We’ve all been there. The lovely and perfect pot that we knew could break but also thought would never ever because we are so careful. Until one day, a slip of the hand, a mere second’s distraction, and that pot meets its maker. Yes, we’ve all been there and recognise what it takes to come out of the Broken Teapot condition with minimal scarring and trauma.


Step 1: Denial

The sound of shattering porcelain rings out like an uncanny bell. For three whole seconds you stare in disbelief at the shards on the floor. It is impossible to reconcile that noise with the fact you have just dropped your favourite teapot.

Step 2: Anger

Swear at self for being clumsy. Swear at teapot manufacturer for the broken, unusable state of your favourite teapot. Swear at teapot for making floor unsafe to walk on due to sharp bits everywhere.

Step 3: Bargaining

Maybe you can glue it back together?

Step 4: Depression

You’ll never find a teapot like it ever again.

Step 5: Acceptance

You resolve to buy a new teapot. This is a decision fraught with many considerations. Will you try to buy a replacement for the irreplaceable one now broken? (Spoiler alert: yes.) Or will that rare heirloom your great-grandmother passed down to you rest in pieces in a box on the mantelpiece like an urn inscribed with the vow that you’ll never drink tea again without it? (Spoiler alert: no.)

Step 6: Size it up

Decide on the capacity of the teapot. Are you looking for a teapot you can use at tea parties with several friends, or something for yourself when you’re tucking into a good book? Of course, that’s the same size for some people.

Step 7: Make material matter

The material the teapot is made of will make a difference to heat retention and also the taste of the tea.

Of course it’s good practice to warm the teapot before preparing tea, whatever substance it’s made of. Unless you have a warmer, like a USB heat pad, a tealight candle stand or a brazier-style setup or even a USB brazier (this doesn’t exist but maybe it should), it’s best to do this by putting a little hot water in the teapot and swilling it around before pouring it out and brewing the tea. George Orwell objects and says it’s best to warm the teapot by “placing it on the hob” but he didn’t know about convenience back in those days.

Here’s a rundown of common teapot materials, their strengths and weaknesses. Please note the attributes refer to the best teapots of the kind.


  • Strengths: Neutral effect on taste; you can make eyes at your tea while it’s brewing; loses heat quickly, which is good for green tea.
  • Weaknesses: Loses heat quickly, which is bad for tepid-tea-haters, thoroughly breakable.


  • Strengths: Neutral effect on taste; comes in a variety of aesthetically pleasing designs; has the most chance to impress mother-in-law.
  • Weaknesses: Loses heat quickly, which is bad for tepid-tea-haters, thoroughly breakable.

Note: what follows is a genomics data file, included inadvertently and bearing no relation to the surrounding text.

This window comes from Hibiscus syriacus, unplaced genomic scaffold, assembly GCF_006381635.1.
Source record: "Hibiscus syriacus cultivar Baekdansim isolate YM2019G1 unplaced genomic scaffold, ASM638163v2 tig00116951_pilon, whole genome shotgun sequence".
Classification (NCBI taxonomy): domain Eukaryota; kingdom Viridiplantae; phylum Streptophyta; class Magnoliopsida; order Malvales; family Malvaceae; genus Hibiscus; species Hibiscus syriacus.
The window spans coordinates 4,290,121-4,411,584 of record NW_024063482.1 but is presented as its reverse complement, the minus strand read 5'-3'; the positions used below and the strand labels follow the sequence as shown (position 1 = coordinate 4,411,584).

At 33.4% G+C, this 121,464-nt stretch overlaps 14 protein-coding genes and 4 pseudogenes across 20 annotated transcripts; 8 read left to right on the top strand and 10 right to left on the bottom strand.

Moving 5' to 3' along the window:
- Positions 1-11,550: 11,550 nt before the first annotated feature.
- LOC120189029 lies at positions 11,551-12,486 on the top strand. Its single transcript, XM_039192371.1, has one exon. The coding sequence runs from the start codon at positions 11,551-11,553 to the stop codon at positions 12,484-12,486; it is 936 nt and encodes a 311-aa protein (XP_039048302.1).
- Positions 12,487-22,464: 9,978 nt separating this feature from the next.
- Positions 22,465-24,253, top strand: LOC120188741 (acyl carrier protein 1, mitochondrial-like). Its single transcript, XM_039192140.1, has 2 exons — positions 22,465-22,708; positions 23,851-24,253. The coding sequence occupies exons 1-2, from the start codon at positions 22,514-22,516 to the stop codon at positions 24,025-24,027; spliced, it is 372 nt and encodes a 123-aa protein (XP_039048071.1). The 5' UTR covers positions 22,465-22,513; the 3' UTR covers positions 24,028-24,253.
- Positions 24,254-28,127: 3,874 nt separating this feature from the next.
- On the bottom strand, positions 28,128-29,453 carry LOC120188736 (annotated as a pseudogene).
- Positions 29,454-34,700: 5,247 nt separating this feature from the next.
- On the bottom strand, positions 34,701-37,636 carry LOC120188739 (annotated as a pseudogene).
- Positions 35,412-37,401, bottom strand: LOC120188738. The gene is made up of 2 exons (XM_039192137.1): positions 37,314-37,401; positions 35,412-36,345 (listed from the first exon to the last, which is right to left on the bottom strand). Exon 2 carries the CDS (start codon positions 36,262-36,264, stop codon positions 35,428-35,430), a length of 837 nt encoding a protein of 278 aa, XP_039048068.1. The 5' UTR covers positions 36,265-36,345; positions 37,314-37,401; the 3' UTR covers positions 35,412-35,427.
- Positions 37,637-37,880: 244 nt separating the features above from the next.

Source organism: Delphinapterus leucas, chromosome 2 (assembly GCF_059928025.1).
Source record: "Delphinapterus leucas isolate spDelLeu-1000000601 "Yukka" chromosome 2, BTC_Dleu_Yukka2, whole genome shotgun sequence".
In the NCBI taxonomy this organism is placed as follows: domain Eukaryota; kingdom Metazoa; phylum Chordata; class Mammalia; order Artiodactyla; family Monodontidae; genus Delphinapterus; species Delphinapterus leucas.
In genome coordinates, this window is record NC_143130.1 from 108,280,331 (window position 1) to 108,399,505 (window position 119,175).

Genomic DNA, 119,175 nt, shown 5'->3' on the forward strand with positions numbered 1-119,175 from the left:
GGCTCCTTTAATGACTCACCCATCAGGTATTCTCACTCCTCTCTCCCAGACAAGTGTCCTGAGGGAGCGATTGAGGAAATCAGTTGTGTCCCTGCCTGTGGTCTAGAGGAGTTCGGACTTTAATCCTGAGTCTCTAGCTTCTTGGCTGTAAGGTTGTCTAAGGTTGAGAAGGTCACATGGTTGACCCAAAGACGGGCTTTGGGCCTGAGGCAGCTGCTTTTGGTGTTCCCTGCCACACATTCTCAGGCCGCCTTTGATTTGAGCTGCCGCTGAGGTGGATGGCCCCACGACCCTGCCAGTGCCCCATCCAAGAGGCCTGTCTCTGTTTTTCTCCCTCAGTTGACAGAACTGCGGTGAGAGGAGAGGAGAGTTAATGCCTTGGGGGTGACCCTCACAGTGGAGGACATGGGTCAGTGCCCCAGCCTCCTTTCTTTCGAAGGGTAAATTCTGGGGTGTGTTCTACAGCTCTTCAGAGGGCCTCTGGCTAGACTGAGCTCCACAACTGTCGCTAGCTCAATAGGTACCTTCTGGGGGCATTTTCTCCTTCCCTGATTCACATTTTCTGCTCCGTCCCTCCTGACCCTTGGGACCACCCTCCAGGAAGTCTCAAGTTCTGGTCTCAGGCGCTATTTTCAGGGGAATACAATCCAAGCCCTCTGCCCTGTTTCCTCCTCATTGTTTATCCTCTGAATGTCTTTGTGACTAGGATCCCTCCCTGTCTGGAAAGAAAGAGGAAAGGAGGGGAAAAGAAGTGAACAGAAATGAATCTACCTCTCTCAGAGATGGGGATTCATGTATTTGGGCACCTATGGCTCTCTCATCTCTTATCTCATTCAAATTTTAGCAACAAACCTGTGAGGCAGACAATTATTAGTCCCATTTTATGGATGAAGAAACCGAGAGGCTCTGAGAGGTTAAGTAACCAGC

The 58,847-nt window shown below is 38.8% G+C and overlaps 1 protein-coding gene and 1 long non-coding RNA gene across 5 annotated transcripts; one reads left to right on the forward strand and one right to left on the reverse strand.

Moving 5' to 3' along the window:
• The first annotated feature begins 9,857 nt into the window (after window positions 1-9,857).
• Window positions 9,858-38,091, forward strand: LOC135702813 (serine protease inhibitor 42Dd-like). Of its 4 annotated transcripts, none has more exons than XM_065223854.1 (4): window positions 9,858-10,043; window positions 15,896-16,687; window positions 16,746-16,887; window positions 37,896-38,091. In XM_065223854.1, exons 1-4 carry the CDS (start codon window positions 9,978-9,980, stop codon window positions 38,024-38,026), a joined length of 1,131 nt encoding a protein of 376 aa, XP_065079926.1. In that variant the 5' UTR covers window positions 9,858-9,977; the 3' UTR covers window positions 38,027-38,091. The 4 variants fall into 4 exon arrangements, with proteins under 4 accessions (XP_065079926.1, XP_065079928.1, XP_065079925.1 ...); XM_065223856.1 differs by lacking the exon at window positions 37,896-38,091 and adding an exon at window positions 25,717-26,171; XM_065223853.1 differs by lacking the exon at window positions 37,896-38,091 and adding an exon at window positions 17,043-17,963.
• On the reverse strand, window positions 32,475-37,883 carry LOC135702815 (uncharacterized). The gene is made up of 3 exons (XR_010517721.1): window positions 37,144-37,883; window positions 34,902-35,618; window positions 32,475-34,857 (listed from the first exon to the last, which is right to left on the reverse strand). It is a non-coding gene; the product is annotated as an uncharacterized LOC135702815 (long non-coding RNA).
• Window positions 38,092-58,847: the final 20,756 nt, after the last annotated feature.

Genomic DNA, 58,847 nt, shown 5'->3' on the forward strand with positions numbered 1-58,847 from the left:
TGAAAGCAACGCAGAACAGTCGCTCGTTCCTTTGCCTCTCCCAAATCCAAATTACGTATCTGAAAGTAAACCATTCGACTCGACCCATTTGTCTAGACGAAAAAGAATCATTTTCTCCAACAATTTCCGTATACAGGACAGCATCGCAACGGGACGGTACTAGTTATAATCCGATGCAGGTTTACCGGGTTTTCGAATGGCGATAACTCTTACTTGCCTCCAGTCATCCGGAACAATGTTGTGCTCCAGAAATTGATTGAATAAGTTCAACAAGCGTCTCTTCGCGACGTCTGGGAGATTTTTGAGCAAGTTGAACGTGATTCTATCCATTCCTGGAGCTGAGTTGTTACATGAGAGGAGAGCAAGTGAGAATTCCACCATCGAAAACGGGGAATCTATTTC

• Strengths: Neutral effect on taste; comes in a variety of aesthetically pleasing designs; heat loss not as rapid as glass or porcelain making it a good all-rounder.
  • Weaknesses: Breakable; maybe all-rounder means mediocre?

Clay (especially yixing)

  • Strengths: Absorbs flavour, making it ideal for oolong, black tea and pu’er; many of them are cute and valuable.
  • Weaknesses: Absorbs flavour, making it a bad choice for delicate teas; breakable; stupidly expensive.

Stainless steel

  • Strengths: Unbreakable; cheap.
  • Weaknesses: Unusable; impresses tea with a metallic taste; I’ve never met a stainless steel teapot I’ve liked.

Cast iron

  • Strengths: Unbreakable; once heated properly will retain warmth for a long time; makes a great weapon if an enemy attacks you while you’re having tea or you can just, you know, make tea not war.  
  • Weaknesses: Takes a while to heat properly; does not play well with delicate teas; don’t drop it on your toes.


Step 8: Follow the form

The form of a teapot consists of its pouring ability, in particular the position of the handle and how comfortable it is to hold and the performance of the spout—and I don’t mean an interpretive dance version of ‘I’m a Little Teapot’.

A note here: there are a great many pretty and/or novelty teapots out there but the truth is a lot of them don’t pour very well, and if there’s one thing that’s no laughing matter it’s wasting tea. Try before you buy if you can, even if it means making a cuppa to bribe the sales staff.

Also consider how you’ll brew the tea. Do you want an infuser with that? Some teapots come with an infuser as part of the design, others expect you to either bring your own or brew the tea with the leaves in the pot and use an external strainer. I like a large infuser myself (but size isn’t everything, it’s the way you use it) and one that’s removable means I can control the strength of the brew.

Step 9: Celebrate

Make a pot of tea with your new teapot. Don’t drop it this time.